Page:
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vol. 16
Systematic review/Meta-analysis

Pregnancy-associated plasma protein A as a predictor of all-cause mortality and cardiovascular events in patients with chronic kidney disease: a meta-analysis of prospective studies

Yuehua Li
Xv Meng
Chenghui Zhou
Xianliang Zhou

Arch Med Sci 2020; 16 (1): 8–15
Online publish date: 2019/12/31
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Chronic kidney disease (CKD) is very prevalent, affecting 8–16% of the population globally. Patients with CKD suffer from high mortality and morbidity [1]. Previous studies have indicated that cardiovascular events are the leading cause of death for patients with CKD [2–4]. Current data show that CKD or end-stage renal disease (ESRD) and cardiovascular diseases share some common mechanisms, such as accelerated inflammation and atherosclerosis [5–7].
Pregnancy-associated plasma protein A (PAPP-A) is a newly discovered zinc-binding metalloprotein, which has been suggested to be involved in the processes of inflammation and atherosclerosis [8–10]. PAPP-A primarily acts as a protease cleaving inhibitory binding proteins of insulin-like growth factors [11]. In vitro studies have indicated that proinflammatory cytokine tumor necrosis factor  and interleukin 1 are powerful stimulators in inducing the expression of PAPP-A [8, 10, 12]. In vivo studies have suggested that a mouse model with PAPP-A gene knock-out could resist the accelerated progression of atherosclerosis, whereas over-expression of the gene of PAPP-A in the mouse model could accelerate progression of atherosclerosis [8, 13]. Clinical studies have shown that PAPP-A is not only an acute and sensitive biomarker for the diagnosis of acute coronary syndrome [14–16], but also acts as a prognostic indicator of all-cause mortality and combined cardiovascular events for patients with coronary heart diseases [17–25], which was systematically reviewed in our previous meta-analysis [24].
It remains unclear whether elevated PAPP-A was a predictor in patients with CKD. Some previous studies have shown that PAPP-A is an independent risk factor associated with increased mortality and cardiovascular events, while others have indicated no association in patients with CKD [26–32]. So we combined all available prospective studies and conducted a meta-analysis to assess the association of elevated serum PAPP-A and the risk of all-cause mortality and cardiovascular events in patients with CKD.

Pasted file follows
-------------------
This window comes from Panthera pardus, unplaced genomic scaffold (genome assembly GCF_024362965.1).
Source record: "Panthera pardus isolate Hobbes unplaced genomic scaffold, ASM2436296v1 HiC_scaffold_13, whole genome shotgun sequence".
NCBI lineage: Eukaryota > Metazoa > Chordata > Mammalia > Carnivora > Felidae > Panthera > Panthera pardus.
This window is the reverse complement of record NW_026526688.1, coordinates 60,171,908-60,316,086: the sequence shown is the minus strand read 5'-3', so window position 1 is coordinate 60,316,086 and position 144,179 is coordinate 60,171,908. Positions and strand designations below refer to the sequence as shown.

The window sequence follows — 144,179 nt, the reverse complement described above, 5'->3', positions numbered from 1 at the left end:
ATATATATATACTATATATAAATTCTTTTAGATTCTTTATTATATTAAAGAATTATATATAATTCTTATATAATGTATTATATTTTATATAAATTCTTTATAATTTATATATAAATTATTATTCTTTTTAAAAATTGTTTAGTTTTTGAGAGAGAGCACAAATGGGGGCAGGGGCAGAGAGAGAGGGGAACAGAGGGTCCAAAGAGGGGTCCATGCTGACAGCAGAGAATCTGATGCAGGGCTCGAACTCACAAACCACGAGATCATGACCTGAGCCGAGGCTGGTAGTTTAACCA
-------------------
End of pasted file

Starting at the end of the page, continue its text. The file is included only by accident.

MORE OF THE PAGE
Material and methods

Search strategy

We performed this meta-analysis according to the Meta-analysis of Observational Studies in Epidemiology (MOOSE) guidelines [33]. Two authors (Yuehua Li and Xv Meng) identified articles through searching MEDLINE from 2000 to Mar 2017. The key word used in the search was “PAPP-A”. No language restriction was applied for searching and study inclusion.

Study selection and outcomes

The inclusion criteria were determined as follows: (1) prospective studies design; (2) provided the referent (the lowest) and highest levels of serum PAPP-A, or the cut-off value of PAPP-A; (3) provided the unadjusted or multivariable adjusted relative risks (RRs) and their corresponding 95% confidence intervals (CIs).
The primary outcome was all-cause mortality. The second outcome was cardiovascular events, which were defined by each individual study, including cardiovascular death, myocardial infarction, revascularization, sudden death, and so on.

Data extraction

Data extraction was conducted by two independent authors (Yuehua Li and Xv Meng). Discrepancies were resolved by group discussion. The extracted data included the name of the first author, publication year, sample size, number of events, male proportion, mean age, duration of follow-up, assay methods for measuring serum PAPP-A, cut-off value of serum PAPP-A, outcomes, adjusted covariates and RRs and their corresponding 95% CIs. We extracted the most fully adjusted RRs for the highest level of PAPP-A compared with the lowest one. If the multivariable adjusted RRs were not provided, we extracted the unadjusted ones.

Statistic analysis

We considered the hazard ratios or odds ratios as RRs in prospective studies. Compared with the lowest category of PAPP-A, the pooled RRs and their 95% CI of the highest category were estimated by a fixed-effect model to incorporate the inter-study variability. We extracted data from the highest quartile if provided by > 2 quartiles. If there was significant heterogeneity among studies, we used the random-effect model. The heterogeneity was assessed by the Q statistic, I2 and p-value. I2 > 50% was considered to indicate significant heterogeneity among the trials [34]. We tried to explore the potential source of heterogeneity by conducting sensitivity analysis and subgroup analysis. We performed the sensitivity analysis by removing each individual study to evaluate the study’s effects on the summary estimate. The subgroup analysis was performed by specified study characteristics, such as age (≥ 65 or < 65 years), male proportion (≥ 60% or < 60%), the follow-up term (≥ 5 or < 5 years), and assay methods (Time Resolved Amplified Cryptate Emission (TRACE) or others).